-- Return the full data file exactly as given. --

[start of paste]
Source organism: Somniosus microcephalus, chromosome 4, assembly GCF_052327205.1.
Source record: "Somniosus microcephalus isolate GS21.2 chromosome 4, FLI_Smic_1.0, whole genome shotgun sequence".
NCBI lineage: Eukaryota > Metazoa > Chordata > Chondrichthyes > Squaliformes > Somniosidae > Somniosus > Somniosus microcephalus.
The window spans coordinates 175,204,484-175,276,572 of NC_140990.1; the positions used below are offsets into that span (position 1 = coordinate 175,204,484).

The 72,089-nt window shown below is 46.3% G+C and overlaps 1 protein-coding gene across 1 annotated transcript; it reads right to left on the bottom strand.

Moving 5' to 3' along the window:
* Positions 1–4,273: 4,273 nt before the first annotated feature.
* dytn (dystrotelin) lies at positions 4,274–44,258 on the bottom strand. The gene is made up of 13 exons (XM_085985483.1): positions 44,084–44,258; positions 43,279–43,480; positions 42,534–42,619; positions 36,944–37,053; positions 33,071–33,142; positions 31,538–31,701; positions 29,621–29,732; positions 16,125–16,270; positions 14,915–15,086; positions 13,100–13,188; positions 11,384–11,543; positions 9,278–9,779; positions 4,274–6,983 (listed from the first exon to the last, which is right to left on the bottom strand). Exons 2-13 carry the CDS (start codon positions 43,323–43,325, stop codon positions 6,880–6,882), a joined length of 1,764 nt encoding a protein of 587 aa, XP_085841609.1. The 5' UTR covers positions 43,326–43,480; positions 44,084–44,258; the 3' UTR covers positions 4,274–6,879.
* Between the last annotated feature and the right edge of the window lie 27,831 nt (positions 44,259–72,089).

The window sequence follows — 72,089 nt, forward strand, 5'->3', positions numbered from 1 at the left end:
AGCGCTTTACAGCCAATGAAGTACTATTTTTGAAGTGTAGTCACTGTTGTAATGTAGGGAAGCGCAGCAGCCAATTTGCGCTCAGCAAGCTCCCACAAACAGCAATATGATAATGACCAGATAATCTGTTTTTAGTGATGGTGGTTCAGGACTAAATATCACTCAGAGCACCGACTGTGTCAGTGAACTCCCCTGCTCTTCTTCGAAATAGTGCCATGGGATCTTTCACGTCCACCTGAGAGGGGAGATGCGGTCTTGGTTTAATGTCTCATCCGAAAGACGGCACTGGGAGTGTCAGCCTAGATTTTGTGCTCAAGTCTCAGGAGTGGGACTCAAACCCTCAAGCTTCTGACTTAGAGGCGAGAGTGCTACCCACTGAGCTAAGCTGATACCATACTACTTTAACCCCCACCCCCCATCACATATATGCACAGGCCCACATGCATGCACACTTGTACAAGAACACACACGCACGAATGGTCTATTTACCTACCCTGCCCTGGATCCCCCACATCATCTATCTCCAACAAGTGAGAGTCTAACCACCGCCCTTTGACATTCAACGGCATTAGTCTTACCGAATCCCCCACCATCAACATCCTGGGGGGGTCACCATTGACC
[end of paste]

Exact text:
Source organism: Somniosus microcephalus, chromosome 4, assembly GCF_052327205.1.
Source record: "Somniosus microcephalus isolate GS21.2 chromosome 4, FLI_Smic_1.0, whole genome shotgun sequence".
NCBI lineage: Eukaryota > Metazoa > Chordata > Chondrichthyes > Squaliformes > Somniosidae > Somniosus > Somniosus microcephalus.
The window spans coordinates 175,204,484-175,276,572 of NC_140990.1; the positions used below are offsets into that span (position 1 = coordinate 175,204,484).

The 72,089-nt window shown below is 46.3% G+C and overlaps 1 protein-coding gene across 1 annotated transcript; it reads right to left on the bottom strand.

Moving 5' to 3' along the window:
* Positions 1–4,273: 4,273 nt before the first annotated feature.
* dytn (dystrotelin) lies at positions 4,274–44,258 on the bottom strand. The gene is made up of 13 exons (XM_085985483.1): positions 44,084–44,258; positions 43,279–43,480; positions 42,534–42,619; positions 36,944–37,053; positions 33,071–33,142; positions 31,538–31,701; positions 29,621–29,732; positions 16,125–16,270; positions 14,915–15,086; positions 13,100–13,188; positions 11,384–11,543; positions 9,278–9,779; positions 4,274–6,983 (listed from the first exon to the last, which is right to left on the bottom strand). Exons 2-13 carry the CDS (start codon positions 43,323–43,325, stop codon positions 6,880–6,882), a joined length of 1,764 nt encoding a protein of 587 aa, XP_085841609.1. The 5' UTR covers positions 43,326–43,480; positions 44,084–44,258; the 3' UTR covers positions 4,274–6,879.
* Between the last annotated feature and the right edge of the window lie 27,831 nt (positions 44,259–72,089).

The window sequence follows — 72,089 nt, forward strand, 5'->3', positions numbered from 1 at the left end:
AGCGCTTTACAGCCAATGAAGTACTATTTTTGAAGTGTAGTCACTGTTGTAATGTAGGGAAGCGCAGCAGCCAATTTGCGCTCAGCAAGCTCCCACAAACAGCAATATGATAATGACCAGATAATCTGTTTTTAGTGATGGTGGTTCAGGACTAAATATCACTCAGAGCACCGACTGTGTCAGTGAACTCCCCTGCTCTTCTTCGAAATAGTGCCATGGGATCTTTCACGTCCACCTGAGAGGGGAGATGCGGTCTTGGTTTAATGTCTCATCCGAAAGACGGCACTGGGAGTGTCAGCCTAGATTTTGTGCTCAAGTCTCAGGAGTGGGACTCAAACCCTCAAGCTTCTGACTTAGAGGCGAGAGTGCTACCCACTGAGCTAAGCTGATACCATACTACTTTAACCCCCACCCCCCATCACATATATGCACAGGCCCACATGCATGCACACTTGTACAAGAACACACACGCACGAATGGTCTATTTACCTACCCTGCCCTGGATCCCCCACATCATCTATCTCCAACAAGTGAGAGTCTAACCACCGCCCTTTGACATTCAACGGCATTAGTCTTACCGAATCCCCCACCATCAACATCCTGGGGGGGTCACCATTGACC